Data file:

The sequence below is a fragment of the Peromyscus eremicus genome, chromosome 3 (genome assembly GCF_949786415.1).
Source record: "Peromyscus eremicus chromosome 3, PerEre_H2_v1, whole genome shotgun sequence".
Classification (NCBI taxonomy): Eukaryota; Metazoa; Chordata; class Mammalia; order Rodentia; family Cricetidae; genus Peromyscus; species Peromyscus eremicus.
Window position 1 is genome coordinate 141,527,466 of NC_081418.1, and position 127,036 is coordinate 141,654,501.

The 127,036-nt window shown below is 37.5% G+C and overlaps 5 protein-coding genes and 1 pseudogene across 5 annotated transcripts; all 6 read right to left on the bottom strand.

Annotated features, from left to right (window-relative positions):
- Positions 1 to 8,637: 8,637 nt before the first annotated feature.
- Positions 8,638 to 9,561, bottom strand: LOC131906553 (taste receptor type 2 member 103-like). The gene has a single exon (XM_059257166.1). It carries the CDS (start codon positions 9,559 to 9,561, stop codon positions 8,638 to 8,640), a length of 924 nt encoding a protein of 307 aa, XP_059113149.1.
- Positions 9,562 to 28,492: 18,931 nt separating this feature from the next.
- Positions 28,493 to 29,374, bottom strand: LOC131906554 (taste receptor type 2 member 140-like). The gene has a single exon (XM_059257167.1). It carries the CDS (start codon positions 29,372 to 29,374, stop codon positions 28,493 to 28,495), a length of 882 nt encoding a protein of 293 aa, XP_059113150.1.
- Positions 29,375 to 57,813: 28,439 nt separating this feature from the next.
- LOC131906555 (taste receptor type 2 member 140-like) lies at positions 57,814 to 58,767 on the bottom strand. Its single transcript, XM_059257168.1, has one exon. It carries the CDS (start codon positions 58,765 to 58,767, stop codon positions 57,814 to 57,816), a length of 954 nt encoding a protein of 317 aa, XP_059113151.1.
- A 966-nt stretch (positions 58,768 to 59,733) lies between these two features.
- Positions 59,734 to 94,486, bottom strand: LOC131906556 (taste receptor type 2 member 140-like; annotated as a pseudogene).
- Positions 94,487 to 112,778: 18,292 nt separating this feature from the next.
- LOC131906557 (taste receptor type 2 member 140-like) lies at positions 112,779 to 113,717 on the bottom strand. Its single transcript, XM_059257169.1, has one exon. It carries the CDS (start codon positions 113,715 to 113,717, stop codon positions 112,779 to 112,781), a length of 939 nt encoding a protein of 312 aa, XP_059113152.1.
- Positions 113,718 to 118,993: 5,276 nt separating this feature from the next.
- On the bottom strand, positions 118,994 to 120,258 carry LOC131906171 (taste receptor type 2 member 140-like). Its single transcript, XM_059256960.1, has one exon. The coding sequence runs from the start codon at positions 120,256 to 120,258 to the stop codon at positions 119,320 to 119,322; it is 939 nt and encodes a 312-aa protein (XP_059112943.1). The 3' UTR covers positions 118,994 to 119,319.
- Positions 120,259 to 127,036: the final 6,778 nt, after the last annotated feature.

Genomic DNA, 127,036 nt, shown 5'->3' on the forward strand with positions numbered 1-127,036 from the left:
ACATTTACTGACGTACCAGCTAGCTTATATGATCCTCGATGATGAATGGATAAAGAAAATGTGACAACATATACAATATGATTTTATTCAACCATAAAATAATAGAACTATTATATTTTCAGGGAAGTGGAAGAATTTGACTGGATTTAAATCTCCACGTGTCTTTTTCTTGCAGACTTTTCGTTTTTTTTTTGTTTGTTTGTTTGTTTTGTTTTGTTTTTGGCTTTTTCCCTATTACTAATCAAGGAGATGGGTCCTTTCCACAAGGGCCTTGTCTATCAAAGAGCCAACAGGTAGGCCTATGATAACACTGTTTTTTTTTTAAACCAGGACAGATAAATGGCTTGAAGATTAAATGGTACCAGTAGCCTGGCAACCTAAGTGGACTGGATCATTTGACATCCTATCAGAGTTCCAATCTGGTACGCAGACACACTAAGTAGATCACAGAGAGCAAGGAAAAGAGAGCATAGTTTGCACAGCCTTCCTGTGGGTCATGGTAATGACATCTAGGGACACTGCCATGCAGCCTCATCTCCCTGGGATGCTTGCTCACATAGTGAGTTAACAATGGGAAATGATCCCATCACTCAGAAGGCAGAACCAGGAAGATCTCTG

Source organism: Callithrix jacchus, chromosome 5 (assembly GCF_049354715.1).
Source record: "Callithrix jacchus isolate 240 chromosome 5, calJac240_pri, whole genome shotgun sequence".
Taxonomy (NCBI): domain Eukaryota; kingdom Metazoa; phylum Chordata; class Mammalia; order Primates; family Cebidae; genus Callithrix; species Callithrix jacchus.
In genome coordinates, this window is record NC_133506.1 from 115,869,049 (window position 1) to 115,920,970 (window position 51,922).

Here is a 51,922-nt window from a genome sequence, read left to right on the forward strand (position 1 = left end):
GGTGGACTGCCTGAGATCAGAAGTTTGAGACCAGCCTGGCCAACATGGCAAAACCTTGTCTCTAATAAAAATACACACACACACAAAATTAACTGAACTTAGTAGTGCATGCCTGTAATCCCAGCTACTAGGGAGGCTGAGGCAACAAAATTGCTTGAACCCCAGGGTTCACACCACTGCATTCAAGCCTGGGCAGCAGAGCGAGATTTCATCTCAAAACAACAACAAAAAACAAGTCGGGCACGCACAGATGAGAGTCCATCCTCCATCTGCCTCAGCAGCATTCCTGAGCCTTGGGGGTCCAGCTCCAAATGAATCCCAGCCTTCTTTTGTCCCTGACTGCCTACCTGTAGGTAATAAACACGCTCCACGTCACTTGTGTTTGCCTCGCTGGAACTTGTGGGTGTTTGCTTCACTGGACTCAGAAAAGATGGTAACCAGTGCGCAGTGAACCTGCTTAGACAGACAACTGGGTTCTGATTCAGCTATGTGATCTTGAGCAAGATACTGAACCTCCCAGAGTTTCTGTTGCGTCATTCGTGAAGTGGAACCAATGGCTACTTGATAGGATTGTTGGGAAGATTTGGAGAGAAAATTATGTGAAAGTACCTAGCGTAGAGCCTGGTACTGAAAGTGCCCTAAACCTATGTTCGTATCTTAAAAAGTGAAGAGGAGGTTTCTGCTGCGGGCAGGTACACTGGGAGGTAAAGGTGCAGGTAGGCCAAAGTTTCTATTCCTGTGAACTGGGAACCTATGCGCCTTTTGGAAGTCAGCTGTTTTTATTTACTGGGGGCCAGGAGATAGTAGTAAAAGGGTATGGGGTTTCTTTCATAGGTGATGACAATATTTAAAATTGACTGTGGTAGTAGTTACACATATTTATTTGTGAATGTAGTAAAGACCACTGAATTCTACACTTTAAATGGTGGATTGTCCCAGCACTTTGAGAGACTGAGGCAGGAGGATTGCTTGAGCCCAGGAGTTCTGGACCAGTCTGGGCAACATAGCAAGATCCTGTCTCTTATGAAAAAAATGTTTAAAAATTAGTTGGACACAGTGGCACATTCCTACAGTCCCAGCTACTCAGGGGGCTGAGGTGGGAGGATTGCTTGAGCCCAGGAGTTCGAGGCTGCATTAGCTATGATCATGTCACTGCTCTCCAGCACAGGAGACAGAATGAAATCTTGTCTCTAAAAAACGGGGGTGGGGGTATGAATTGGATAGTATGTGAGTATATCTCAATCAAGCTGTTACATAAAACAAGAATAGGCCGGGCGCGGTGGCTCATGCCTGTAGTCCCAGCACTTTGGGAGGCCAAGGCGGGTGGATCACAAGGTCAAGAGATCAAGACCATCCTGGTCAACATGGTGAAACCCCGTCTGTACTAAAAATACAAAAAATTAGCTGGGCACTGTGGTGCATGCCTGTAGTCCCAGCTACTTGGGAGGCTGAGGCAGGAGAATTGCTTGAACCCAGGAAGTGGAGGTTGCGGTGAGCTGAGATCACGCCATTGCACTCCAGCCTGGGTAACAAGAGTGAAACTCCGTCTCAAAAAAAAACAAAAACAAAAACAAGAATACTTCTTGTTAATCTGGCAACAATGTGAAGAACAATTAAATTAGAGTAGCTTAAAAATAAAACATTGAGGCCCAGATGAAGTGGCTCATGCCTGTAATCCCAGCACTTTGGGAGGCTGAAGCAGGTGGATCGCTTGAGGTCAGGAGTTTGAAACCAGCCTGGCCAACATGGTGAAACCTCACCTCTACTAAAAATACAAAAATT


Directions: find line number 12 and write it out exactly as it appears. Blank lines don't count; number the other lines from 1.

- LOC131906555 (taste receptor type 2 member 140-like) lies at positions 57,814 to 58,767 on the bottom strand. Its single transcript, XM_059257168.1, has one exon. It carries the CDS (start codon positions 58,765 to 58,767, stop codon positions 57,814 to 57,816), a length of 954 nt encoding a protein of 317 aa, XP_059113151.1.